In that ruling, a majority of the Court said releasing the data would violate physicians’ privacy because it would be possible to calculate a physician’s total income from Medicare.

Center for Public Integrity and the Wall Street Journal’s saga

David Donald, the data editor for the Center for Public Integrity, had wanted to collaborate with the Wall Street Journal on a big investigative project. So in 2009,  when at a conference on computer assisted reporting, he and Maurice Tamman of the Journal, came up with a plan.

They would go after Medicare data—because “it’s the biggest baddest database that nobody has ever messed with,” says Tamman.

Donald prepared a FOIA request. When the agency stalled and never officially responded (although in a conversation, Donald was told the information was “not FOIA-ble”), CPI filed a lawsuit under FOIA.

Soon CPI got a call from the Justice Department. The attorney was interested in settling by providing detailed data to the two groups, but for a hefty fee, and stipulating they would not reveal physicians’ names. The first cost estimate came in at around $97,000, which CPI negotiated down to $12,000.  “Most news organizations would not be able to afford that,” says Donald about the fee the two organizations paid.

The two groups then received an enormous amount of information—some 2.3 terrabytes worth, according to Donald. Some of the tables have more than 1,600 columns. Even then, what they got, subsets of information called Limited Data Set Files, represent only a random selection of five percent of Medicare recipients. Because certain of these files are considered to supply information that could be traced to individual doctors or patients, recipients must sign a privacy agreement with the agency. The agreement also prevents them from making the raw data available publicly.

In the months that have followed, the two organizations have published numerous stories based on the data. For example, CPI reported here on how Medicare claims for older women for digital mammography have skyrocketed, despite the fact that such technology is not proven to detect cancers in this population.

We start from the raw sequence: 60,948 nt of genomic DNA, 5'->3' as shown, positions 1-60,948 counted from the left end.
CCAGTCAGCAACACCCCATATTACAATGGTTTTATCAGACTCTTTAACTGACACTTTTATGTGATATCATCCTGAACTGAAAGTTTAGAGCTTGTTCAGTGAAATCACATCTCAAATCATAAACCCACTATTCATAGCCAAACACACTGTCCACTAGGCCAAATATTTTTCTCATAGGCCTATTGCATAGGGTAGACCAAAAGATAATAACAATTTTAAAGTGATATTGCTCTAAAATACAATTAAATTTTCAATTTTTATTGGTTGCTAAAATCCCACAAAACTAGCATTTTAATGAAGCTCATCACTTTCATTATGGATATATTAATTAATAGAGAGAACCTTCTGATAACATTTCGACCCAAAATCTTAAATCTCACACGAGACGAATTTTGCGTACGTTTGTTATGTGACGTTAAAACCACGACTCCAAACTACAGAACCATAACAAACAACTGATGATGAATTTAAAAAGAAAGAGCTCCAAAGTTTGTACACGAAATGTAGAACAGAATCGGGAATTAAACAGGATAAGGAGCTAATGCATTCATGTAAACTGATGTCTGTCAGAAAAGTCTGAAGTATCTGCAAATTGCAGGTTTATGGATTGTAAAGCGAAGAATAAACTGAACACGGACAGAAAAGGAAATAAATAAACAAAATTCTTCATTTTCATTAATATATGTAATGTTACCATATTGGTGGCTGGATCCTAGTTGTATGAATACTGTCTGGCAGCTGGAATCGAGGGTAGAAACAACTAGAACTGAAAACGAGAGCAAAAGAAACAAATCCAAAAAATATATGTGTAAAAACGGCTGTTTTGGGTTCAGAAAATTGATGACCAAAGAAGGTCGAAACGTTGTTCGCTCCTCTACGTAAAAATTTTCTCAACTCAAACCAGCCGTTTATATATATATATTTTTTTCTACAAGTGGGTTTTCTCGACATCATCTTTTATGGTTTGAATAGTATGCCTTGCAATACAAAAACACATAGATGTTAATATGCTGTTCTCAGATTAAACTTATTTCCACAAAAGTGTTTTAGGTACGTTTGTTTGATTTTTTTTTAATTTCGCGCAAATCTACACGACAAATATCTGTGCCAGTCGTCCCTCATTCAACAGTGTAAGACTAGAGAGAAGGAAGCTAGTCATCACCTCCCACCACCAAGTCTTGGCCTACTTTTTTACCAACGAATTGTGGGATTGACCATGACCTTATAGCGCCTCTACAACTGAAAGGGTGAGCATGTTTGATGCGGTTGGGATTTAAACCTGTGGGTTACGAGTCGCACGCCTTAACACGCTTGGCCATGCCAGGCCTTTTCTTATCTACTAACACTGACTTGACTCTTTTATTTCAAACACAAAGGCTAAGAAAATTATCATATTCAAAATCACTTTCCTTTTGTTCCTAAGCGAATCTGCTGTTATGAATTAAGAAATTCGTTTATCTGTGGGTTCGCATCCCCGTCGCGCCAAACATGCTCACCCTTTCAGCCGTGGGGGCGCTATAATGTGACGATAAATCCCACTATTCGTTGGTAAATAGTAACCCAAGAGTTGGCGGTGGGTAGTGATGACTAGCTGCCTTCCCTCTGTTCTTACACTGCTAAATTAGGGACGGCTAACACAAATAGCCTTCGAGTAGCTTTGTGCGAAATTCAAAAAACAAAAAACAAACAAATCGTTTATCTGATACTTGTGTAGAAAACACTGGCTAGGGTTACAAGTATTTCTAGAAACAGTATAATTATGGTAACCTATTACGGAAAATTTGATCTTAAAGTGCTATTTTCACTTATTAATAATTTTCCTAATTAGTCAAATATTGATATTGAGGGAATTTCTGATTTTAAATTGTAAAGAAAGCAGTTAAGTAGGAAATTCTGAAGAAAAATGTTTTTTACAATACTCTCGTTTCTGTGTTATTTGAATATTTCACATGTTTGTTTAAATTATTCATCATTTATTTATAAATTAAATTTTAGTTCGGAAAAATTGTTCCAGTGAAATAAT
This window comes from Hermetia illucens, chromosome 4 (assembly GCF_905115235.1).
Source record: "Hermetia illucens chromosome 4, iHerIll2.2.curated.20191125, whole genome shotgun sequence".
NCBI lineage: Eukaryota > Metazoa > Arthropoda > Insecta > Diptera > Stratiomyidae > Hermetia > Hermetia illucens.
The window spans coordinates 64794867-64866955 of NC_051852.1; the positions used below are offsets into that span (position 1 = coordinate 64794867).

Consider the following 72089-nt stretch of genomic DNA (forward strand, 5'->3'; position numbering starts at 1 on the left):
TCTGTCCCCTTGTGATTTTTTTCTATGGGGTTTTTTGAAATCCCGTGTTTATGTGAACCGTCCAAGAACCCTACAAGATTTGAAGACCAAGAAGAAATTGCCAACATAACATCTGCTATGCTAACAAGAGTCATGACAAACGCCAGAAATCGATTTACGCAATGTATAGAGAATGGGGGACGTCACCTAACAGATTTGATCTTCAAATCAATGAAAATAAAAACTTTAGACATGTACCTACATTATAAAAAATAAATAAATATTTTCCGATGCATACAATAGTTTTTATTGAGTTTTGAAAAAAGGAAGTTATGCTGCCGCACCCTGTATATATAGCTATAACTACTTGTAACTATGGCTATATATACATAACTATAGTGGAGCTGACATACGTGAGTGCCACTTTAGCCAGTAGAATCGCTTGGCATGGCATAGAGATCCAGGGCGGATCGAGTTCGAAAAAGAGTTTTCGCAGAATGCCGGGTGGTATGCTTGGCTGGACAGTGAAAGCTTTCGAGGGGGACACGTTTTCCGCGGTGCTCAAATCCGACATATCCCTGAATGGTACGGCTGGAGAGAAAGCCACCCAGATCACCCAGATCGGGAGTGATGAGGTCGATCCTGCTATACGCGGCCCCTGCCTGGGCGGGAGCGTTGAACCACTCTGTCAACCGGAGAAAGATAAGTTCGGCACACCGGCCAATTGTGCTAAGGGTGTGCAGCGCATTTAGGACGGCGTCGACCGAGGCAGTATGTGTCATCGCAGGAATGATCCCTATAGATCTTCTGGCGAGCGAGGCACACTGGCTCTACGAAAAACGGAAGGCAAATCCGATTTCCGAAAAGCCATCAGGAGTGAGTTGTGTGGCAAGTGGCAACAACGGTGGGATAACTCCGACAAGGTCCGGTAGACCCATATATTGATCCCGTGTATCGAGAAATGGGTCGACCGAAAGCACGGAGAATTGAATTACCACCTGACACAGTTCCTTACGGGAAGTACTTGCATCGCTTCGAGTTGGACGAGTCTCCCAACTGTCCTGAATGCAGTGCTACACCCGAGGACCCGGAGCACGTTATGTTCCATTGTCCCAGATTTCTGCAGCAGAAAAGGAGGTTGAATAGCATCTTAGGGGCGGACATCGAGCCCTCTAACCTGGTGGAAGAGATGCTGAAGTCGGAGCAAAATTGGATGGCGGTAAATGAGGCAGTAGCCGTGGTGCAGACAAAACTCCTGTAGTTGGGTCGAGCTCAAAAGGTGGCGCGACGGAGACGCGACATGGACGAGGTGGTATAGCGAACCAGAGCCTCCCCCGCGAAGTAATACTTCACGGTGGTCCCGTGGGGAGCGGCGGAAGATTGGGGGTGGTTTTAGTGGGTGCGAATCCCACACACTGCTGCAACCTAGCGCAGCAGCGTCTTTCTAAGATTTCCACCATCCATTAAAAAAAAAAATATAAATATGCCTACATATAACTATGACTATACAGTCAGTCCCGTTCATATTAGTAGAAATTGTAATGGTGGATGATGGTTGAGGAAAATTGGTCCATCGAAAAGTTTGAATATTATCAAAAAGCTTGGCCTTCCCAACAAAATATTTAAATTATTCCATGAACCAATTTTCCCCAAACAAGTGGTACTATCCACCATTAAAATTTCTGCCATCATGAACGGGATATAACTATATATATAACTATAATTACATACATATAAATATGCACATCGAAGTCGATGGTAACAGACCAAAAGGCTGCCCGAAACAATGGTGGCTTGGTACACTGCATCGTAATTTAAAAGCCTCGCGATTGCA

This WSJ report on how home health care companies–including the nation's largest, Amedisys–may be gaming the reimbursement system prompted an investigation by the Justice Department, the Securities and Exchange Commission, and a Senate committee.

Journal reporters were even contacted by state auditors and CMS itself to give advice on how to use the data.

However, what is even more notable are stories that the WSJ and CPI cannot do because of limits imposed by their use agreement with CMS. For example, the WSJ's lawyers say that its reporters could not identify a psychiatrist who has billed the program for physical therapy treatments at a level 25 times above the standard deviation of the average of all physicians who specialize in in such therapy.

In another story, the WSJ was able to point to a hospital which has one of the highest rates of spinal fusion surgery in the nation–and also is the workplace of five surgeons who were among the largest recipients of payments from the medical device company Medtronic Inc. Because of the use agreement, the WSJ could not reveal details about Medicare payments to these physicians.

"The cases in which the Journal was able to name providers was the exception, not the rule," reads the Dow Jones motion.

Who uses these data?

While CPI and the Wall Street Journal had to work hard to obtain these vast stores of data, and even then at a price that would bust most news budgets, CMS regularly provides such detailed data to researchers and others who purchase it and agree to abide by use agreements. (See web page order form here.)

Gerard Anderson, a professor at Johns Hopkins Bloomberg School of Health, says that the school first acquired Medicare claims data since 1983, and pays about $10,000 a year to update it. The data allowed him to study the number of people with multiple chronic conditions who seek care under Medicare. He found that two-thirds of Medicare spending by beneficiary goes to people with five or more chronic conditions.

While Anderson does not find the arrangement with CMS onerous, he is supportive of efforts to make the data available more widely. “I believe the more information the better, so for you to be able to look at how much your doctor charges and how they do things—I don’t see any downside to it.”

When the Sunlight Foundation asked CMS what entities purchase these data and how much the agency collected in fees for it, we were told we would need to file a FOIA. (We did.) 

Recently, HHS has begun to provide some data to the public at the new site healthdata.gov. For example, CMS now provides data known as "basic stand alone" files, at no charge. These are Medicare claims files that provide information on treatments that individuals have received. However, the data are scrubbed of both personal identifying information about patients (which is not controversial) and provider information (which is).

"We are working very energetically to liberate every database we can, but we are subject to legal restraints," says Todd Park, chief technology officer for HHS.

About the data

What: Medicare payments to individual physicians
Where: Centers for Medicare & Medicaid Services, which is part of the U.S. Department of Health and Human Services
Availability: not available; agency cites 1979 Florida district court injunction
Usability: some data available for purchase but users must sign agreement not to reveal individual physician or patient information and not to make raw data available publicly